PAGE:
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Flight chronicles of the backpacker Tutubi, with travelogues, pictures/photos/videos, travel guides, independent and honest reviews, affordable, recommended resorts and hotels (including inns, guesthouses, pension houses, lodges, hostels, condotels, bed and breakfast and other cheap accommodations), commuting guides, routes (sometimes street maps and GPS coordinates/waypoints) and driving directions to answer "how to get there" questions, information and tips on tourism, budget travel and living in Philippines, Exotic Asia and beyond!

Backpacking, independent travel, and flashpacking are cheaper than the "cheapest package tours" and promotional offers around but you can also use travel information for family vacations, even romantic honeymoon destinations.

More than the usual tourist spots and "places to see," this blog advocates heritage conservation, environmental protection, and history awareness for Filipinos, foreigners, and ex-pats wishing to explore Paradise Philippines and Exotic Asia!
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    Bulacan: The Historic Biak-na-bato Caves: A disaster Waiting to Happen

    It was supposed to be a photo contest organized by the Bulacan PPAO (meaning escaped me, sorry) announced in one of my numerous mailing lists on a Friday. Deadline of submission of application was the following monday so I hurriedly accomplished the forms.

    Visiting the historic Biak-na-bato was foremost in my mind; this opportunity would make me fulfill that wish for free.

    My friends and I arrived at the Bulacan provincial capitol in Malolos just a few minutes off the announced time but it turned out we had to wait, as always, for the other participants and organizers to show up. We expected a battalion of photographers but it turned out the organizers lacked the information drive so was only able to reach a handful of people.

    After almost 2 hours of waiting, we, numbering around 22, were herded into vans that transported us to San Miguel town we found out are so far from the capitol and encountered traffic along the way and passed by fields and unpaved road going to the national park used as a hideout and camp of Gen. Emilio Aguinaldo during the Filipino-American war.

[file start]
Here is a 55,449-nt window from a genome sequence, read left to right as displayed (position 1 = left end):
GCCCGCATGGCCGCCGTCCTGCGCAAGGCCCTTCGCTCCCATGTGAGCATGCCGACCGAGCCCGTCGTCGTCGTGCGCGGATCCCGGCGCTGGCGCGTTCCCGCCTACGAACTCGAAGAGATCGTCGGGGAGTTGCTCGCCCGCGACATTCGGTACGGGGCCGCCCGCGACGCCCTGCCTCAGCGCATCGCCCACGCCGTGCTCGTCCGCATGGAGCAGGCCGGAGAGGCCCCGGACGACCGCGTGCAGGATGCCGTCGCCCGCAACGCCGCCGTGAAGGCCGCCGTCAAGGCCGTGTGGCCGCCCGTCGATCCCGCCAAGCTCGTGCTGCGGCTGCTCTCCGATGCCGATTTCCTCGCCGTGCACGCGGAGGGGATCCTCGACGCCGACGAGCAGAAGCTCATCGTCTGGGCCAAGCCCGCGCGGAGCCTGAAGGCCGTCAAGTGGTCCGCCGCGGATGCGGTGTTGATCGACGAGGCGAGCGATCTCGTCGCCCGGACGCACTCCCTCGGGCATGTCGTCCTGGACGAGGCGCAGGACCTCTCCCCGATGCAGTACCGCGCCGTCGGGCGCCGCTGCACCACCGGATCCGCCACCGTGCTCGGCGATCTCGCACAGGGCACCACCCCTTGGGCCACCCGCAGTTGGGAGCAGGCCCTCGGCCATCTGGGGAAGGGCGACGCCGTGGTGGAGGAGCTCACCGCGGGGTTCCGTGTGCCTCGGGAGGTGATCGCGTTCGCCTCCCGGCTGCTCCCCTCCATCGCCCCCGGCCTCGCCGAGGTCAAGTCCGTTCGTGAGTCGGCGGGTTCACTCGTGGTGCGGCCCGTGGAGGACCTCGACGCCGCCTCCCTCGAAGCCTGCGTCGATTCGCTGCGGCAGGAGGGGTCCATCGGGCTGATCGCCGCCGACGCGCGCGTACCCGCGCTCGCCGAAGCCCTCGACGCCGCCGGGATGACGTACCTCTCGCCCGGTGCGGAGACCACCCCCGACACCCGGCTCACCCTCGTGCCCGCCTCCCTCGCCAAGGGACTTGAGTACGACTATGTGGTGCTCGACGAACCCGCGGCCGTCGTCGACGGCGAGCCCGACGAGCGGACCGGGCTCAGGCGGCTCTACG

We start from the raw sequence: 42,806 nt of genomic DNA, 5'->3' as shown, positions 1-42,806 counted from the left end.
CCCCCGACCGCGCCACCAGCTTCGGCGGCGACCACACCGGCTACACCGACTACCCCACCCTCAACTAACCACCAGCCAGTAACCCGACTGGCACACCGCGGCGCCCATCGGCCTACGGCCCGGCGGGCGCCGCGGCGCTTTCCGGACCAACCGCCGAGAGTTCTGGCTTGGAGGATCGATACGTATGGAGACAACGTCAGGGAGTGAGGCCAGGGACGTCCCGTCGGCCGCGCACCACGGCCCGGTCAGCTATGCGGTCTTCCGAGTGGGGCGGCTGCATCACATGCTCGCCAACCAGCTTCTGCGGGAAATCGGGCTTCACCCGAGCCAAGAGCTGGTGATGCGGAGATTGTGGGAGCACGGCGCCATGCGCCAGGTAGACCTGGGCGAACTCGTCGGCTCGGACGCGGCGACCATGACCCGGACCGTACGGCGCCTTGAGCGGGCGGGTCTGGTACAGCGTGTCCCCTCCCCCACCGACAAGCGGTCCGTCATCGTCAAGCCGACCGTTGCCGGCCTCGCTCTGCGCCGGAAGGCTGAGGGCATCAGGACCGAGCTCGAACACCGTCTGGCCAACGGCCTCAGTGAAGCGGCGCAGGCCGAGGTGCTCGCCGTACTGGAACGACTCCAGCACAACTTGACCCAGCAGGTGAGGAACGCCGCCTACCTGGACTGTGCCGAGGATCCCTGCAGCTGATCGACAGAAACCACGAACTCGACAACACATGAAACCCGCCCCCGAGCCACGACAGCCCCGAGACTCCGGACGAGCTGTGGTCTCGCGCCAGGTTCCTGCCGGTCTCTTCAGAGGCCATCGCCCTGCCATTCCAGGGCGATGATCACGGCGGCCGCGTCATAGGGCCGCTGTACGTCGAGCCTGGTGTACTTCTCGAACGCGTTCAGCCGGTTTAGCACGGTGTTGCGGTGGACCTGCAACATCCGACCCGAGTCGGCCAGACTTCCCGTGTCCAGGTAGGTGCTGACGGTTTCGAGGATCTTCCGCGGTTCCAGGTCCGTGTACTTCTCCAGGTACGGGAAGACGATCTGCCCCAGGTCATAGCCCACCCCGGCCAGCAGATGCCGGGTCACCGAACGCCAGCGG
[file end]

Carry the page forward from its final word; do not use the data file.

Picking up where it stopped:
Arriving at Biak-na-bato, we were briefed by the organizers about the trip and divided us into groups according to our preferences on where to go and take pictures. I readily noticed the guides' "brilliance" in estimating distances since they always talk hundreds of kilometers to trek towards certain destinations which only superman can cover in a matter of minutes or seconds. Being human has it's limitations; the guides should've studied the true distances only a few kilometers instead of hundreds.

    We first toured the park leading to a bridge, streams, pahingahan cave (resting place in Filipino) and Bahay Paniki (house of bats). Guides kept on telling stories of the cave where Gen. Aguinaldo allegedly signed the Treaty of Biak-na-bato in 1897. Such claims by the guides were erroneous since the treaty was never signed in those caves but in a hut outside the caves. The caves merely sheltered the Katipunan, whose various chambers and passageways, forming a labyrinth, is a deathtrap for any unsuspecting enemy to enter.

    Biak-na-bato treaty provided for the surrender of Gen Aguinaldo and his followers, amnesty for those who joined the rebellion, plus pocket money to be exiled to Hong Kong. But even after signing the treaty, the rebellion didn't stop, fighting continued and the money paid by the Spanish government were spent to buy arms. The war continued at such an opportune time when the Americans came with the ships of Dewey...the rest was history.

    What picqued me on seeing the historic park was the government's disregard of the ecological disaster waiting to happen when quarrying was allowed, despite it being declared a protected national park. The following pictures will tell you why:

    vandals violating sacred place

    the desecrated side of Mt. Manalmon blasted away by dynamite in search of the precious marble

    a river runs thorough it

    aren't people supposed to stay out of protected reserve? even washing their clothes can ruin the water...tsk...tsk...tsk

    a shoud've been nice photo if not for the bad lighting :(

    the bat cave. wait until 5pm for the friends of the Dark Knight to come out

    Continued here.

    Bulacan Resorts

    Labels: , , , , , ,

    posted by GingGoy @ 8:44 PM,


    At Oct 27, 2006, 1:04:00 AM, Blogger Citizen of the World said...

    Look at it from the bright side. There is beauty here to preserve and keep. If more people act, then attention might just come.

    Thanks for dropping by my blog and leaving a comment! I already linked to your blog even if I haven\'t asked permission yet. I hope you won\'t mind. :-)

    Dylan Gozum

    Guts. Grit. Gumption.

    At Sep 17, 2007, 7:02:00 PM, Blogger Nick Ballesteros said...

    Hey Tutubi, the same thing happened at the Manalmon Cave. The desecration, I mean. Going to Mt. Manalmon, you have to pass through the Manalmon Cave which is really more like a tunnel because you go through it. There's writing everywhere. Despicable.


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